Winding the bobbin and loading the shuttle: by Lizzie Lenard. She demonstrates this on a machine that has a rectangular bed rather than a fiddle base (and a hand crank rather than a treadle) but otherwise this machine is mechanically the same as yours.
Threading the machine: by Lizzie Lenard. Shown on the same rectangular bed machine.
Original attachments that came in the "puzzle box"Here is a link to the manual for the attachments in the puzzle box. (Printed and in your notebook, but please note that your box has a slightly different collection of attachments.)
Singer No. 12 Ruffler: by FiddleyBits. She shows how to do "puffing" (looks like gathering), ruffling (a series of tiny tucks) and shirring, using the shirring plate next to the ruffler in the puzzle box. Shirring looks like puffing, but you can do many parallel rows of it. I have not tested this ruffler, but I have used other rufflers so if you try it and it does not work properly, just give me a call and I will take a look at it for you (Sadie and Patricia).
Singer Underbraider: by Lizzie Lenard. This is shown on a different type of machine, but it will explain what an underbraider is and generally how one works. I have never tried this myself.
Binder: by FiddleyBits. Binders Part 1 shows how to assemble it from the items in the puzzle box. She also shows several other models of binders, but fortunately for you she shows the puzzle box binder that you have first, so you can stop watching the video after you see yours, and proceed to:
Binders Part 2 which shows you how to use a binder. Again, she shows the puzzle box binder first and then moves on to show other models.
Hemmers: Once you have watched Binders Part 1 you will know how to attach the any of the hemmers to your machine. This video shows a very modern sewing machine, but hemmers still work the same way they did 130 years ago. Your puzzle box has five different sizes of hemmers. Hemmers are among my very favorite attachments.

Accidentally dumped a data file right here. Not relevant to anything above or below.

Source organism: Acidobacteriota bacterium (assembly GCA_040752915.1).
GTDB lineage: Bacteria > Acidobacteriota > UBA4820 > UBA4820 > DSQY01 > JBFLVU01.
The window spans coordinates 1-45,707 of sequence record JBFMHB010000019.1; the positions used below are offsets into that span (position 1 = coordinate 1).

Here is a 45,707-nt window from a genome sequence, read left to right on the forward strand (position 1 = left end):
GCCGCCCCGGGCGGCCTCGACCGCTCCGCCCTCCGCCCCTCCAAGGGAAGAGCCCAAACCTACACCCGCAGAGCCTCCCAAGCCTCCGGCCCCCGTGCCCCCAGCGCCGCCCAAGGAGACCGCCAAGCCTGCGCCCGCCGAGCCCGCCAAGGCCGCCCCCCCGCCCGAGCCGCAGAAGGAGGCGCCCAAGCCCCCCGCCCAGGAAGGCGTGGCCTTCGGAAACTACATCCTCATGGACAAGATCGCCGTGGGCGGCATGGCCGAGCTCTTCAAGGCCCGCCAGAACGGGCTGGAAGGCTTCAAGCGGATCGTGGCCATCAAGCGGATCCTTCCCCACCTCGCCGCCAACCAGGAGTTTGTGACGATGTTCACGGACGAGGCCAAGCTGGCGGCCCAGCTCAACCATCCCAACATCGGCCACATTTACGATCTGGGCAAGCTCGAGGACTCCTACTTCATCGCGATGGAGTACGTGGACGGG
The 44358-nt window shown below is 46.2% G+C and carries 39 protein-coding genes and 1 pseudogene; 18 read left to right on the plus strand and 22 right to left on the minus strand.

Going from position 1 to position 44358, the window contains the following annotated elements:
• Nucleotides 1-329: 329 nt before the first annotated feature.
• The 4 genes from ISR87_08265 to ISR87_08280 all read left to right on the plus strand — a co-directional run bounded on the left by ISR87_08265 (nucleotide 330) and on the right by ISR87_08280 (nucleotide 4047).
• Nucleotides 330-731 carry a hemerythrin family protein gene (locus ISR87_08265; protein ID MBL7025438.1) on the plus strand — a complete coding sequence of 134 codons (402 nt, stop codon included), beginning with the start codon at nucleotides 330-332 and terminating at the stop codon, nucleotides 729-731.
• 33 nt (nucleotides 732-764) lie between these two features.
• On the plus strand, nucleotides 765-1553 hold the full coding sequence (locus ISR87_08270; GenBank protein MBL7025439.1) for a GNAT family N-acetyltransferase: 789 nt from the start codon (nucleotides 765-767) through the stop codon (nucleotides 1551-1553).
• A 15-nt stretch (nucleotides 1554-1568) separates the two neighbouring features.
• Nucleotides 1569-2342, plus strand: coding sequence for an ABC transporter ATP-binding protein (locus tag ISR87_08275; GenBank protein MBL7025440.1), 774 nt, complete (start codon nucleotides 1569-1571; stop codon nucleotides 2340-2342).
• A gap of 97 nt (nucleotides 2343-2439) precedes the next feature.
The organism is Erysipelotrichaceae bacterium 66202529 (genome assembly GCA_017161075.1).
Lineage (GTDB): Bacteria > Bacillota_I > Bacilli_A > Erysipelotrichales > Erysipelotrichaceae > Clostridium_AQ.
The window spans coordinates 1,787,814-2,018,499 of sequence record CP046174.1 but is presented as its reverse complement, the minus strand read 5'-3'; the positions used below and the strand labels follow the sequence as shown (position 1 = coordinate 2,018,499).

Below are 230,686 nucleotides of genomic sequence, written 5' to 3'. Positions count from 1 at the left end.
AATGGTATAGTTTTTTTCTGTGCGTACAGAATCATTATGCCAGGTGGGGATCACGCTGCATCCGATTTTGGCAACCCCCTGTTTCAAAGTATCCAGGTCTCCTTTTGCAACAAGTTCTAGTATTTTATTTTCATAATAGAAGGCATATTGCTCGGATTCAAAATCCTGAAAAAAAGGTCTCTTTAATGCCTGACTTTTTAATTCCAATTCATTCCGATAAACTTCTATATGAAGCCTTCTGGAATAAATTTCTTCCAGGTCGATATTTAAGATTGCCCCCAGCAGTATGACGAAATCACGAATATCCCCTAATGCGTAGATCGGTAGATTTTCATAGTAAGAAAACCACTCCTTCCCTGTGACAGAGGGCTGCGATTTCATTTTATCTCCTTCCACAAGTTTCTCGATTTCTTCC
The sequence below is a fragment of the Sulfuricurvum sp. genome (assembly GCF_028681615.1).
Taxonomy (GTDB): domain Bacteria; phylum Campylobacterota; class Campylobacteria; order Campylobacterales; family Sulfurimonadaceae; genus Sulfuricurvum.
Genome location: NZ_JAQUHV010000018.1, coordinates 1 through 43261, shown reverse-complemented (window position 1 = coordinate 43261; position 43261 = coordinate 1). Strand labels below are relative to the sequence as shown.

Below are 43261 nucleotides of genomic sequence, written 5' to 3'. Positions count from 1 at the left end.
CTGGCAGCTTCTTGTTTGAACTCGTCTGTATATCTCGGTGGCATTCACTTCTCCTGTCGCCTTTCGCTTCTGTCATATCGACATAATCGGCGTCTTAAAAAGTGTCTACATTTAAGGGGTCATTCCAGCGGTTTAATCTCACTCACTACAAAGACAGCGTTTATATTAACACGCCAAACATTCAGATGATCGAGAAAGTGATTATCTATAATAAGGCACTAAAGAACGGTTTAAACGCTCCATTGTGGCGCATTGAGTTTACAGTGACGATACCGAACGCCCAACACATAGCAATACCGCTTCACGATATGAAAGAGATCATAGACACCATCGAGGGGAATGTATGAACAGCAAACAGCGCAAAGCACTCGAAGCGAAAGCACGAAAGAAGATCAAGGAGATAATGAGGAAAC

Tucker: by FiddleyBits. The tucker she shows is slightly different than yours but I could not find a video of the one in your puzzle box. Your tucker attaches to the presser foot bar rather than the bed but would work the same way. This is another attachment I have never tried.
Quilting Foot and Guide: by Xander Byrne. He shows it on a different type of machine, but the foot is identical. This allows you to create evenly spaced lines of stitching. You will also use the quilting foot without the guide when you use the underbraider. Xander is British, so the translation for "wadding" is "batting" in American!
Additional attachmentsEdge Stitcher foot: by Lizzie Lenard. An amazingly handy device for connecting two edges RIGHT along the edges, or for attaching lace or other trims RIGHT along the edge. There are samples included in the bag with your edge stitcher.
Cording/Zipper feet (two, one for each side). I could not find a video for these. I have included samples in the bag with the feet. These allow you to stitch very close to a bulky edge such as you would have with piping or a zipper.
A final note to Sadie and Patricia: Your Singer VS2 sewing machine has a standard low shank (where the presser feet attach to the bar) and theoretically any low shank presser foot would work. However, several attachments I tried did NOT work. I think it is the configuration of the feed dogs that prevented the fabric from feeding through with some of those other attachments, but that is just a guess. If there is something you want for your machine, please call me before rushing to JoAnn's or Walmart to buy it. I probably have it, and we could test mine on your machine first to see if it actually works.
And a note to my faithful readers: YES, photos of the restoration of this Singer VS2 are coming soon! I wanted to have this list of links up by the time I deliver the machine to them on Christmas Eve, but I want Sadie and Patricia to be the first to see the amazing transformation of their grandmother's machine.